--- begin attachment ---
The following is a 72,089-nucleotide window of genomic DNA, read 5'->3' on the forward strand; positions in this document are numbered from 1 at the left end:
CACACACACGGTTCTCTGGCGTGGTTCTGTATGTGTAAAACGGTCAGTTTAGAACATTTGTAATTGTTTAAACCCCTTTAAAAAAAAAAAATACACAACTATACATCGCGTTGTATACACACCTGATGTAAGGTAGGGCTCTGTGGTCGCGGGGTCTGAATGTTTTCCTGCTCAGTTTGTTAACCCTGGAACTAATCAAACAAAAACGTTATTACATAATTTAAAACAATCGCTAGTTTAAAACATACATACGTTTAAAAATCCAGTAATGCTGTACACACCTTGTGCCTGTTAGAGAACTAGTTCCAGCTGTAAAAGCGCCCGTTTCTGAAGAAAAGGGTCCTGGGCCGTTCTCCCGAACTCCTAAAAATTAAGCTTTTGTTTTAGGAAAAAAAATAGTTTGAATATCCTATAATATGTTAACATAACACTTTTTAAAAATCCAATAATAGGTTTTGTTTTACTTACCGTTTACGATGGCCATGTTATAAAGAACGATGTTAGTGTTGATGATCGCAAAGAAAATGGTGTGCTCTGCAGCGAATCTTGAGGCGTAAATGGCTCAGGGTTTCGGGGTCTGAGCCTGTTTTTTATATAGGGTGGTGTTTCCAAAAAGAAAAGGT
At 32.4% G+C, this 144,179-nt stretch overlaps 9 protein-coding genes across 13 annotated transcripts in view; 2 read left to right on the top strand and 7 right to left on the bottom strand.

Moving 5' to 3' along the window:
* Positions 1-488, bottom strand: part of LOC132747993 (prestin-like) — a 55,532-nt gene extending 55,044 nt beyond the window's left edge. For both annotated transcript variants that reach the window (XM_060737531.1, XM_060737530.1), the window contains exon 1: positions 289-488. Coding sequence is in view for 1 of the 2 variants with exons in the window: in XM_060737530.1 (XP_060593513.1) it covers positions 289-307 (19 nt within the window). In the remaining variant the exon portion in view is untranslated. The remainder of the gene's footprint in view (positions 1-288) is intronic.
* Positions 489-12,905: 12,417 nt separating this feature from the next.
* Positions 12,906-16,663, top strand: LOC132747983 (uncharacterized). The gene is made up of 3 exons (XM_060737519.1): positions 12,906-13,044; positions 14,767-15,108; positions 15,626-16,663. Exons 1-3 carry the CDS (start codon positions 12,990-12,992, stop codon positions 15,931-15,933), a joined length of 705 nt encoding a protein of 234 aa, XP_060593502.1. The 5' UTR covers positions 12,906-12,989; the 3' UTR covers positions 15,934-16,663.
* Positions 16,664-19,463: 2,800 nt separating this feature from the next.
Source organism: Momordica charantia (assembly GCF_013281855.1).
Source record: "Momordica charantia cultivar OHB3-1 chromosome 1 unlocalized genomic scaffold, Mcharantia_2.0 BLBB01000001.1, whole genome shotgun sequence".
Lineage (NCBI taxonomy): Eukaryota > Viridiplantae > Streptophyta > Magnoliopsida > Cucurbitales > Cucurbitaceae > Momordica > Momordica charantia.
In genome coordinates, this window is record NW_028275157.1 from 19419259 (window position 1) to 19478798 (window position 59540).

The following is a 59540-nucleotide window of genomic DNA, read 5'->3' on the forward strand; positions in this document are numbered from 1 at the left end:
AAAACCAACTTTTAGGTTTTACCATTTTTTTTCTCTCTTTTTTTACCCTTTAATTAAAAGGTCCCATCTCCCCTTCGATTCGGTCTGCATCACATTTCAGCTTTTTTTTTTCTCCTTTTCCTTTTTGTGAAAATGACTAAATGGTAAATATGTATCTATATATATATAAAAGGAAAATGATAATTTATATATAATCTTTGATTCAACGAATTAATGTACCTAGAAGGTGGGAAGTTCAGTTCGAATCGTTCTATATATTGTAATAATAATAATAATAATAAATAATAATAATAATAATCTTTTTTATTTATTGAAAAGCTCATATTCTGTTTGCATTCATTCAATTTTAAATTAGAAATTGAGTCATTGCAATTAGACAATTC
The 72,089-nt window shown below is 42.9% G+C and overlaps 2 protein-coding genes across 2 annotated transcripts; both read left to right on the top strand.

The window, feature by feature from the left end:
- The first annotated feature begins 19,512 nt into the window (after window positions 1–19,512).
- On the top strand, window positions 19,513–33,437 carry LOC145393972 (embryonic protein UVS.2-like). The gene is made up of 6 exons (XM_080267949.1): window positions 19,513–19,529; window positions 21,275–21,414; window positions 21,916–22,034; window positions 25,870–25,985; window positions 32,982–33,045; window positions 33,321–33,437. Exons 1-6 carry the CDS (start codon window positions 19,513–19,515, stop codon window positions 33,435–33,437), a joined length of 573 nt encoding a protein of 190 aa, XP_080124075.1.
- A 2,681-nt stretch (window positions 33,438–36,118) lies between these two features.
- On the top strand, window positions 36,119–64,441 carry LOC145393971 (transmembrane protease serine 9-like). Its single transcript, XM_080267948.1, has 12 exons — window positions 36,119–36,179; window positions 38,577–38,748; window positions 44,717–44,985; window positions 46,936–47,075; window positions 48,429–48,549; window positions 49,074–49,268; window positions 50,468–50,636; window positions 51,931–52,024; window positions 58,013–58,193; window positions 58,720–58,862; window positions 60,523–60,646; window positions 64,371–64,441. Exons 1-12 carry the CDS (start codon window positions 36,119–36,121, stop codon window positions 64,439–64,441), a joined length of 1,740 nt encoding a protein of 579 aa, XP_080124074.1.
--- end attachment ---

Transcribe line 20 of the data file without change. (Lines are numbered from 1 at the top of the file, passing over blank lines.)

- On the top strand, window positions 36,119–64,441 carry LOC145393971 (transmembrane protease serine 9-like). Its single transcript, XM_080267948.1, has 12 exons — window positions 36,119–36,179; window positions 38,577–38,748; window positions 44,717–44,985; window positions 46,936–47,075; window positions 48,429–48,549; window positions 49,074–49,268; window positions 50,468–50,636; window positions 51,931–52,024; window positions 58,013–58,193; window positions 58,720–58,862; window positions 60,523–60,646; window positions 64,371–64,441. Exons 1-12 carry the CDS (start codon window positions 36,119–36,121, stop codon window positions 64,439–64,441), a joined length of 1,740 nt encoding a protein of 579 aa, XP_080124074.1.